Danville parking tickets go high tech

The chalk slashes used to mark tires for parking enforcement will soon be a thing of the past in Danville.
The city recently purchased software and an electronic system for recording violations that, among other things, records the position of the air valve on the tires of parked vehicles. Parking tickets will now be available online instantaneously once an officer writes them.

The city started using the system, made by the Utah-based company Velosum, last week. It includes an electronic pen with a tiny camera that records the ticket as it writes and a camera phone, which can send pictures of a car that is in violation and immediately posts the ticket on the Web site. People can also view, pay and appeal their citation on the site.

This will save a lot of time on both entering tickets and handling the initial part of the appeals process, said Director of Code Enforcement Bridgette Milby. Once the ticket is generated, it goes up online. Someone can look at the pictures and all of the documentation and if they decide to appeal they can do that in writing instantly right there from the site. That will save us and the citizens a lot of time where they would normally come in and contest something without all the information.

It also will save staff time with paperwork by generating written notices and with determining whether they are dealing with a persistent parking offender. Milby said it already has allowed collection from people on multiple tickets when they came in to pay off one.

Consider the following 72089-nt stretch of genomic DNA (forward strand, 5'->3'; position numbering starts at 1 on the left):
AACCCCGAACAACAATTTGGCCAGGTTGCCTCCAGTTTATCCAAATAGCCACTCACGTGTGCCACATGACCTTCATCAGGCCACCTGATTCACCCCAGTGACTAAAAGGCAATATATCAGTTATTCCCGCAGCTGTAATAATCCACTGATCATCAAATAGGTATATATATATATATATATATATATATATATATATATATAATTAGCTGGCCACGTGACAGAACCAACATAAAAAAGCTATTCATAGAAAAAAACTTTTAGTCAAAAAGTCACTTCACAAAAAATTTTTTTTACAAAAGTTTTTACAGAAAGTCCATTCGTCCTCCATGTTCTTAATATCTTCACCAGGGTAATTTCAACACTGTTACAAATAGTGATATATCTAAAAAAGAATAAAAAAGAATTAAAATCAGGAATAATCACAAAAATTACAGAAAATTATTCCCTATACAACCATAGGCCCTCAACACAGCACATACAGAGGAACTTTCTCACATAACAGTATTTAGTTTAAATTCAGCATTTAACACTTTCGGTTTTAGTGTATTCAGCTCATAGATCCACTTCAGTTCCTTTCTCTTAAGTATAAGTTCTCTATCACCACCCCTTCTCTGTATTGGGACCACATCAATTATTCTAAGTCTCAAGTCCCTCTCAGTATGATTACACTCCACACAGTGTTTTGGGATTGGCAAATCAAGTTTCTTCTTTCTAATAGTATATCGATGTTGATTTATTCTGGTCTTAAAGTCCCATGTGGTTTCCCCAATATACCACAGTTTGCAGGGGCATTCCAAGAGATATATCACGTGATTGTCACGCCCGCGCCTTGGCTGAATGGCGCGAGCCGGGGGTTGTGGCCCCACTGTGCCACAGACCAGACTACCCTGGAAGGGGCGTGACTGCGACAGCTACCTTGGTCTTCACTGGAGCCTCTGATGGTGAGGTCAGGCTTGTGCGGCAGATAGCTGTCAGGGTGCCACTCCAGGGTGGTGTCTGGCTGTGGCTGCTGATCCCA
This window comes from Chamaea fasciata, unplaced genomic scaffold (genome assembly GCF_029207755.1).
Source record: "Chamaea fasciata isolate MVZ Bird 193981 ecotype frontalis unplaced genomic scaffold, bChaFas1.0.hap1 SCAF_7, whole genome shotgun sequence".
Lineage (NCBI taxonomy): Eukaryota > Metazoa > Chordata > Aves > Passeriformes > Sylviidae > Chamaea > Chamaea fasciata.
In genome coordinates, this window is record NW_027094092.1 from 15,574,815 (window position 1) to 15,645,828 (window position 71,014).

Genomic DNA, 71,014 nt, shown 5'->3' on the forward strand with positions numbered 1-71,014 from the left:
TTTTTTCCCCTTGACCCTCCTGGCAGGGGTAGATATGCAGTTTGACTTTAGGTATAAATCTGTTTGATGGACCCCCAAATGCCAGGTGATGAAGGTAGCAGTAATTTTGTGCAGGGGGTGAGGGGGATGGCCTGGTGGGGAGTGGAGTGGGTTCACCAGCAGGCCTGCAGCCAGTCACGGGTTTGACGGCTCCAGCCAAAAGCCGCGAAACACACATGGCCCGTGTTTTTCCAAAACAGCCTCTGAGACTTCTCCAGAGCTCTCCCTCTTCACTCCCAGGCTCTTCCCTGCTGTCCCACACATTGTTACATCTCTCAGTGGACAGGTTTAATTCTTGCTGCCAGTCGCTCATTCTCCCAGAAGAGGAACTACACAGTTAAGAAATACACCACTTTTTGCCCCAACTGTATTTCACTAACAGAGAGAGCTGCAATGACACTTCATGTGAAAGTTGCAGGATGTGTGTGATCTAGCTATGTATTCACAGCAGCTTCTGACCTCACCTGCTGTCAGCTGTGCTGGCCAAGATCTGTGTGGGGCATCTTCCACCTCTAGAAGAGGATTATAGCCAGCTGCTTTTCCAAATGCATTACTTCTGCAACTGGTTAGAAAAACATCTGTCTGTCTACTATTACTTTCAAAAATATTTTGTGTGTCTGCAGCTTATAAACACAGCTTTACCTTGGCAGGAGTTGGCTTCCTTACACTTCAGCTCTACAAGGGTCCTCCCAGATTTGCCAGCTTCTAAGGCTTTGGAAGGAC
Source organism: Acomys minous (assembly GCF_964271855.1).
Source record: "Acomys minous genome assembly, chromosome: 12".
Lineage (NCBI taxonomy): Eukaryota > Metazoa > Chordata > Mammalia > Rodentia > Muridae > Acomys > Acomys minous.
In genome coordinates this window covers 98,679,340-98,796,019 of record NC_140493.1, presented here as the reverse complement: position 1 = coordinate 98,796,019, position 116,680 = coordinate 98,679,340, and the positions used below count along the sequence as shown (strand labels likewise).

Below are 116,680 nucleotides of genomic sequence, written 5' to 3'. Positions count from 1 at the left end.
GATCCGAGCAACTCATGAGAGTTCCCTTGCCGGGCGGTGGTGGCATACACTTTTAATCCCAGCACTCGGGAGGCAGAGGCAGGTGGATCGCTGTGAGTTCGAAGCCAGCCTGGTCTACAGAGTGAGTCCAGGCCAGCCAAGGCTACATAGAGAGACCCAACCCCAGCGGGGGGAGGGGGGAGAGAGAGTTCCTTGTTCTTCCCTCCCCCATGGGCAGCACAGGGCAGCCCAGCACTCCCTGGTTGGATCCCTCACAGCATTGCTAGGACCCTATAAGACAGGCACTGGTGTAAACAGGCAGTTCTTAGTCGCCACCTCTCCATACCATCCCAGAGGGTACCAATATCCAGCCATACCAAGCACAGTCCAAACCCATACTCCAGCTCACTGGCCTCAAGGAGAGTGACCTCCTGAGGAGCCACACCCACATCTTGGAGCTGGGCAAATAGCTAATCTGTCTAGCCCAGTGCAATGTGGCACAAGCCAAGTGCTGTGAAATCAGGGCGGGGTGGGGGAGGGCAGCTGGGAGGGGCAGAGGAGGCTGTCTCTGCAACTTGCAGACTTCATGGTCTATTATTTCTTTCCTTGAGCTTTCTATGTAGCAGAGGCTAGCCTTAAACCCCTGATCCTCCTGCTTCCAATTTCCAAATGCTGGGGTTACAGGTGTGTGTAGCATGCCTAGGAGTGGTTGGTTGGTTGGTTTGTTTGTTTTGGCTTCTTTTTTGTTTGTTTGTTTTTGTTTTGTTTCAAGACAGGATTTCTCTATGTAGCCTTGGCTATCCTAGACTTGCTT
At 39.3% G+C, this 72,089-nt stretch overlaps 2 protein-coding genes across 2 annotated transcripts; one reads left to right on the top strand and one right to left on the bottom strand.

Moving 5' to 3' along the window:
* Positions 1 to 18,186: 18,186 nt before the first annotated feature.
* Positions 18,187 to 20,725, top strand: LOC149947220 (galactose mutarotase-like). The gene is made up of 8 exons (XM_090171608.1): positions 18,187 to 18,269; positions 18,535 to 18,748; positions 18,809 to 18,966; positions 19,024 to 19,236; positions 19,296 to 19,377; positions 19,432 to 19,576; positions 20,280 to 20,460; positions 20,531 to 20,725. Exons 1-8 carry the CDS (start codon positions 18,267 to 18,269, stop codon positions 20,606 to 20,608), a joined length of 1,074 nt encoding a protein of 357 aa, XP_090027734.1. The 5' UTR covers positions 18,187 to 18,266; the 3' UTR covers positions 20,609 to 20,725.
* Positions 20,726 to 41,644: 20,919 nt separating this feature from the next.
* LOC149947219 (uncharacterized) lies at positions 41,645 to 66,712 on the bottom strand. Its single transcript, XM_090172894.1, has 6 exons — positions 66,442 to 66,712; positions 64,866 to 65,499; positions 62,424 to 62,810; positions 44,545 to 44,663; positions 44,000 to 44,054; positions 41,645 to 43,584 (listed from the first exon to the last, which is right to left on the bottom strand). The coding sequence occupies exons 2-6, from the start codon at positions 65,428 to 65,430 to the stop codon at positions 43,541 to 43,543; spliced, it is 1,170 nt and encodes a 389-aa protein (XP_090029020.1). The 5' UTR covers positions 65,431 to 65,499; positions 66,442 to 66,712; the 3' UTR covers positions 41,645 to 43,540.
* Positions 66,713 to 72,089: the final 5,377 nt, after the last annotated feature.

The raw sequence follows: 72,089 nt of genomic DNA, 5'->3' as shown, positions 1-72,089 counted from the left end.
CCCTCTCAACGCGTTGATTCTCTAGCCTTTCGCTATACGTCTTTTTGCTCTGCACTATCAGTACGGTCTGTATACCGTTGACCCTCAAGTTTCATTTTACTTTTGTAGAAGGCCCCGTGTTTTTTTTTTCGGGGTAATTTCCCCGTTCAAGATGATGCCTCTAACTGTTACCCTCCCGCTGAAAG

The system does come with a price tag. There is a one-time cost of $3,155 for the Internet portal. The pens cost $395 each, and both of the phones cost $390.

Other uses

Milby said they primarily will be used by parking and codes enforcement. However, City Manager Paul Stansbury said the devices also may come in handy for workers in the cemetery.

We see a definite use with grave opening and closing, where you take down detailed information and pictures of the condition of a gravesite before during and after they have been closed, said Stansbury. There could be an electronic checklist to ensure things like basic cleanup and flower placement are taken care of. I think it is tailor-made for that.

Parking enforcement officer Ed Dubravcak said there are still kinks being worked out in the system, but he likes what he sees so far.

It eliminates a lot of things we have to carry, and it puts information straight into the system, Dubravcak said. The biggest thing it does away with is chalking tires. That almost becomes a game with regulars. Now you have to assume that we have recorded the vehicles valve position.
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